To Elizabeth Holland
One of the mortal mustics Jupiter denies, and when indeed its gentle measures fall upon my ear,I stop the birds to listen. Perhaps you think I have no bird, and this is rhetoric - pray, Mr.Whately, what is that upon the cherry-tree? Church is done, and the winds blow, and Vinnie is in the pallid land the simple call "sleep." They will be wiser by and by, we shall all be wiser! While I sit in the snows, the summer day on which you came and the bees and the southwind, seem fabulous as Heaven seems to a sinful world - and I keep remembering it till it assumes a spectral air, and nods and winks at me, and then all of you turn to phantoms and vanish away. We cannot talk and laugh more, in the parlor where we met, but we learned to lovefor aye, there, so it is just as well.
We shall sit in a parlor "not made with hands" unless we are very careful!
I cannot tell you how we moved. I had rather not remember. I believe my "effects" were broughtin a bandbox, and the "deathless me," on foot, not many moments after. I took at the time a memorandum of my several senses, and also of my hat and coat, and my best shoes - but it waslost in the melee, and I am out with laterns, looking for myself.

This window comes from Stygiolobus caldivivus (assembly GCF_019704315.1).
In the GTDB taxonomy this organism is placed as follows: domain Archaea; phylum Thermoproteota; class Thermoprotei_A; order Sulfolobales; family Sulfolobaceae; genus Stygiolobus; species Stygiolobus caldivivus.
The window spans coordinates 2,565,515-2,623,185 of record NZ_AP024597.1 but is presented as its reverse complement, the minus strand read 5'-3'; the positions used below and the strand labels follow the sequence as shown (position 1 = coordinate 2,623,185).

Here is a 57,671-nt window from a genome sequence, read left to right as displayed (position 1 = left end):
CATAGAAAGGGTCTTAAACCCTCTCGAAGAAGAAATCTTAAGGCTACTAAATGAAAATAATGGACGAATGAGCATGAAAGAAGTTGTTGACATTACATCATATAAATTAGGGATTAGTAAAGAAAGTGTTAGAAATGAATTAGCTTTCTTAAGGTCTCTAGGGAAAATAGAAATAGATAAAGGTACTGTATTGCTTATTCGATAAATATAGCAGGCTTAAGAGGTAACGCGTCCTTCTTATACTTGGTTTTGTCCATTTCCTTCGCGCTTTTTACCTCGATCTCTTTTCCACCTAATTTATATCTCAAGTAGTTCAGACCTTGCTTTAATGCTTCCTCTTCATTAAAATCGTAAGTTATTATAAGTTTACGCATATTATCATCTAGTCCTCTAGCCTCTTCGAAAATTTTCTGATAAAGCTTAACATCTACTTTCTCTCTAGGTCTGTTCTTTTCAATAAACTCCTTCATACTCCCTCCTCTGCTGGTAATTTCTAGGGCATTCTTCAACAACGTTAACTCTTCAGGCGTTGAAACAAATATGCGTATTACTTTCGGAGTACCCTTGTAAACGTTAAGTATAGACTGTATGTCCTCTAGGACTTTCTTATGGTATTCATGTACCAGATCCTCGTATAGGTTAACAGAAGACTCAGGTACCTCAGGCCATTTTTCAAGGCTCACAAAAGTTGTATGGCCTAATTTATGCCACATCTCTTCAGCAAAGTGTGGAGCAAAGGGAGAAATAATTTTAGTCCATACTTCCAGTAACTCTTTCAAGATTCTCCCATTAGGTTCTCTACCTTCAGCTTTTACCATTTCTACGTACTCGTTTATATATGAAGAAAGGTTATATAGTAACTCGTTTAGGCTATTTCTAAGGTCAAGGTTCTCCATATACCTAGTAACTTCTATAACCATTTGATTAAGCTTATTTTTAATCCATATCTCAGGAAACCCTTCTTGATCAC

Such wits as I reserved, are so badly shattered that repair is useless - and still I can't help laughing at my own catastrophe. I supposed we were going to make a "transit," as heavenly bodies did - but we came budget by budget, as our fellows do, till we fulfilled the pantomime contained in the word "moved." It is a kind of gone-to-Kansas feeling, and if I sat in a long wagon, with my family tied behind, I should suppose without doubt I was a party of emigrants!
They say that "home is where the heart is." I think it is where the house is, and the adjacent buildings.
But, my dear Mrs. Holland, I have another story, and lay my laughter all away, so that I can sigh. Mother has been an invalid since we came home, and Vinnie and I "regulated," and Vinnie and I "got settled," and still we keep our father's house, and mother lies upon the lounge, or sits in her easy chair. I don't know what her sickness is, for I am but a simple child, and frightened myself. I often wish I was a grass, or a toddling daisy, whom all of these problems of the dust might not terrify - and should my own machinery get slightly out of gear, please, kind ladies and gentlemen, some one stop the wheel, - for I know that with belts and bands of gold, I shall whizz triumphant on the new stream! Love for you - love for Dr. Holland - thanks for his exquisite hymn - tears for your sister in sable, and kisses for Minnie and the bairns.
From your mad
Last updated on March 21, 2000